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Reflections on "Most Harmful Lists"

With regard to my objections (here and here) to Ralph Luker's placement of works by Ayn Rand and Herbert Spencer on a list of "most harmful books of the 19th and 20th centuries," reader Sergio Mendez, asks in this comments thread:

Ok Chris, but then why don´t you show the same outrage with Freud´s inclusion on Ralph´s list? Was Freud a mass murderer like Hitler or Lenin? Aren´t his writtings taken VERY seriously, inspite of the hatred his works inspire on certain anglo saxon philosophic circles?

I took issue with the people and works on Ralph's original list who were from the libertarian orbit—and with whom I was familiar. In all honesty, in all my years, I have read exactly one short book by Freud: Civilization and Its Discontents, and I'd hardly have considered that among the most "harmful" books. That, however, was not among the Freud books listed by Ralph. (It occurs to me that I probably need to get crackin' on that list of books over which I am supposed to be embarrassed for not having read, as suggested by Aeon Skoble and Will Wilkinson.)

Because of my unfamiliarity with other books on his original and revised lists (see here), I didn't comment. I try to work by a certain principle... not to comment about books (or even authors) one way or the other if I've not actually read them (or read them fully ... reading excerpts or dust jackets doesn't count).

In fact, I didn't comment on the Thomas Woods book (The Politically Incorrect Guide to American History) either—which is very popular in libertarian circles—because I've not read it and had no way to offer any kind of assessment. So, clearly, my response was not "knee-jerk" in favor of all "libertarian" authors.

Still, I have a very real problem with this whole "ten most harmful books" list, as I stated at the outset. Now, it seems, on the various threads provoked by this listing (see here, for example), people are arguing over whether "harmful" is to be judged by original intent, or by the fact that the books have been "misinterpreted" or "misunderstood" in the wake of their publication.

And that is a very real issue, in my view. I have long held that there is a distinction between "intended" and "unintended" consequences, not only in a social context, but in a textual sense as well. (The study of the unintended consequences of a text has long been a focus of those trained in the methodology of "hermeneutics," which began in the realm of Biblical interpretation and scholarship.) No author can possibly know all the interpretations and misinterpretations, applications and implications, that might result from his/her writing—given that the context of knowledge changes and that different people coming from different perspectives will engage that writing differently. This does not mean that "objectivity" is impossible in the assessment of a given work. It just means that as analysts, we need to be very careful to distinguish between original intent and unintended consequences (be they good or bad).

It also means that we are probably doomed to argue eternally about the legacy of any given writer. I've taken to arguing in favor of Ayn Rand's dialectical "radical" legacy, for example... but I'm also of the belief that there are nondialectical aspects in Rand's work that need "transcending," as it were. And, mind you, Rand is one of the more consistent writers; the problems of interpretation and misinterpretation are multiplied exponentially when we look at writers whose work is replete with "mixed premises." That's one of the reasons I would take issue with putting Nietzsche's books on a list of "harmful works"—though I do this with full knowledge that misinterpretations are quite possible in his case, in particular. How much we "blame" Nietzsche for these twists and turns of interpretation is another question entirely.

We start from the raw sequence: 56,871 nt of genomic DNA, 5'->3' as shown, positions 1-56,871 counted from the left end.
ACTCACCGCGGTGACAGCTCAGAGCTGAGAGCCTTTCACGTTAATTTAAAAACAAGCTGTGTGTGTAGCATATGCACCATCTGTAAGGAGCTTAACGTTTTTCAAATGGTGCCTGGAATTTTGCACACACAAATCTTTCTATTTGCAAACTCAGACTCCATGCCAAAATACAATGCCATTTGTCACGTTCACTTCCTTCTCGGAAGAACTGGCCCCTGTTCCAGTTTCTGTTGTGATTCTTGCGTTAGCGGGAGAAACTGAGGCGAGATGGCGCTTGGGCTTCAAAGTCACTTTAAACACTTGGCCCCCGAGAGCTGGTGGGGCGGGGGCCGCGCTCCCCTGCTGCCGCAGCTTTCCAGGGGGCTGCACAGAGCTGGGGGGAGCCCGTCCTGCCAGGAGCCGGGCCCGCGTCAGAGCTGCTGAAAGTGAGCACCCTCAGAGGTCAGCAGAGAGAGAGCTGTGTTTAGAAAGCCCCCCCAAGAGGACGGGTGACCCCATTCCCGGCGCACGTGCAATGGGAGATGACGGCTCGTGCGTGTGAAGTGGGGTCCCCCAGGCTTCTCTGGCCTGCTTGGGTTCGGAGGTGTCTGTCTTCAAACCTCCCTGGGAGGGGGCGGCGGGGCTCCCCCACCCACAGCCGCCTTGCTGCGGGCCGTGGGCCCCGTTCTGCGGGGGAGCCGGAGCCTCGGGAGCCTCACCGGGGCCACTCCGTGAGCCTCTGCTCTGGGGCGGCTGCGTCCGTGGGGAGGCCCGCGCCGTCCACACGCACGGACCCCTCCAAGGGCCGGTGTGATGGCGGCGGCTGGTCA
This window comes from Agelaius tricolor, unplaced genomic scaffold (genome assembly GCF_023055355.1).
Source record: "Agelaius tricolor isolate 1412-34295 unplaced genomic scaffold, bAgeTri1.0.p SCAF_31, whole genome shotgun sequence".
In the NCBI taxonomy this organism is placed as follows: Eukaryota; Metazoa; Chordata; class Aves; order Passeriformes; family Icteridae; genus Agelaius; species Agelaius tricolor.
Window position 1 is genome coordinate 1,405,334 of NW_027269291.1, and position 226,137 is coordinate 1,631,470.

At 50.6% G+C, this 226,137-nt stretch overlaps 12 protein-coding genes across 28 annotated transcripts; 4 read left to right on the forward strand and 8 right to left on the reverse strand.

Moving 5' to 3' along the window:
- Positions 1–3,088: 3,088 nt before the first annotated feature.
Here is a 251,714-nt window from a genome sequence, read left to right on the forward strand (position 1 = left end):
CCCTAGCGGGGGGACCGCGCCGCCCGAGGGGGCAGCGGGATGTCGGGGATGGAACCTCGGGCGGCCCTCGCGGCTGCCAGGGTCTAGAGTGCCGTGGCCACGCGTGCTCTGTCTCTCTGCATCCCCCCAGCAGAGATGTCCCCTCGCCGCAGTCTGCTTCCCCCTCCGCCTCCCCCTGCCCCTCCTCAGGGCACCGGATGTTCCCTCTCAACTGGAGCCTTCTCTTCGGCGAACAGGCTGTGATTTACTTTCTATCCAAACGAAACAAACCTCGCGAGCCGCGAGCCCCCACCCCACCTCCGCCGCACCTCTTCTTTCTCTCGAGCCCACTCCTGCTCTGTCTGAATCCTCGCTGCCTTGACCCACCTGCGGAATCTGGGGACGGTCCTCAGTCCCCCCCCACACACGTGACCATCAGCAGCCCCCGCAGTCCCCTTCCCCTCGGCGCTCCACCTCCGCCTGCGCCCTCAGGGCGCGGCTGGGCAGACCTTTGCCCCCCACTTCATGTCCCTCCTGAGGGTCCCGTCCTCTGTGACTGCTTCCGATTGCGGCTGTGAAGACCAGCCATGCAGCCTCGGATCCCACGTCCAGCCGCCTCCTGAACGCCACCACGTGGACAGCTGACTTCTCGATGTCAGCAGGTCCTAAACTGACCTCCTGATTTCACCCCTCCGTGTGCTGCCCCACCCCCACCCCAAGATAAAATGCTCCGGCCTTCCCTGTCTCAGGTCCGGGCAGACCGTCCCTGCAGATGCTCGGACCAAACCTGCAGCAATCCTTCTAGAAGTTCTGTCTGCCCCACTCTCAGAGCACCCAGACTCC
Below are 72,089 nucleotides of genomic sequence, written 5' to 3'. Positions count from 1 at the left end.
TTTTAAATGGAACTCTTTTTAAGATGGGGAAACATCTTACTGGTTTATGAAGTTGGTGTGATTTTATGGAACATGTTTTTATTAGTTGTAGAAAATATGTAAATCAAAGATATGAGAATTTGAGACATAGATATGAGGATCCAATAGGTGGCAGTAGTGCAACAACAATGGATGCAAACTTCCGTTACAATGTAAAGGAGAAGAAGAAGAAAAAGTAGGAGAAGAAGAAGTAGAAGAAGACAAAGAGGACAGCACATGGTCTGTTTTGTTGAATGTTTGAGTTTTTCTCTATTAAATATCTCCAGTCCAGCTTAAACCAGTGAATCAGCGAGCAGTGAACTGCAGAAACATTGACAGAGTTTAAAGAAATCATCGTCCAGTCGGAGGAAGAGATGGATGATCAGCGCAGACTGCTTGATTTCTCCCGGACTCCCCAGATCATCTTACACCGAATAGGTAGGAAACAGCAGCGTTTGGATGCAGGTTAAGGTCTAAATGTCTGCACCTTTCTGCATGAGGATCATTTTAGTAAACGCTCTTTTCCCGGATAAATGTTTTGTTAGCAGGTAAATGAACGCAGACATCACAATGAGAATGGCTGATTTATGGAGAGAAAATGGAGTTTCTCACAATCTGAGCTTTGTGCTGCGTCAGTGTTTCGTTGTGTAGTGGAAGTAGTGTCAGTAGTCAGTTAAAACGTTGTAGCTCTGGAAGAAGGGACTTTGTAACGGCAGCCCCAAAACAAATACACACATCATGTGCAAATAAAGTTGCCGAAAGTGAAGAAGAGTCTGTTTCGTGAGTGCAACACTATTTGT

I talk a lot about this in an essay sparked by a critical reading of my monograph on Objectivism & Homosexuality—and it's why I've long taken to calling myself a "post-Randian." But I'm just as much of a "post-Hayekian" too. With all this debate, maybe my use of the phrase "dialectical libertarian" is best, after all. I discuss some of these labeling issues in a recent SOLO HQ thread here. In answer to the question "What do you call yourself?" I write, in part:

I voted for "None of the Above," though as Bill Perry puts it in response to Pete, at least in the current context "post-Randian" is good. I confess that I like Matthew Humphreys' suggestion about "Sciabarraite"... but that would make me the founder of Sciabarraism, whether I like it or not. How pretentious! hehe
I accept all the key fundamentals of Rand's Objectivism, but have gotten so tired of arguing over the meaning of Objectivism—a debate which starts to resemble those over who is the true Christian or who is the true Muslim—that I just gave up. I've also taken to calling myself a "dialectical libertarian"... because I got just as tired arguing over who is the true libertarian. But that label has successfully alienated me from both "dialecticians" and "libertarians," and generally, people who have no clue what on earth I'm talking about. Ugh. I'm just doomed... hehe

Comments welcome. Noted at L&P.


I can well understand why many people would consider Rand's works "harmful," "dangerous," etc. After all, if enough people took her ideas seriously--why, freedom could break out!

That's exactly why Mr. Luker was so upset about it. He is a socialist, that's why he didn't include a book by Marx or Keynes. And those two can be really harmful if read by fanatics, as can Rand's works.
It is the same with Nietzsche who was used by the NAZIs to support the Übermensch-theory, which in fact was totally against what he meant it to be.

So, I think every book (even and especially the bible) can be harmfull or dangerous, so to make a list is unnecessary in the first way.
The danger of a book is not a mean of it, but the reader.
Reasonable people won't fall to the lies of "Mein Kampf" or the big ideas of Lenin, because they can outthink it.

Wow, Thomas Wood is a libertarian? I have become atracted to libertarian thought thanks to people like you, Roderick Long and Charles Johnson...but then, that Wood is a libertarian confirms to me you are a minority inside a group of excentric right wingers...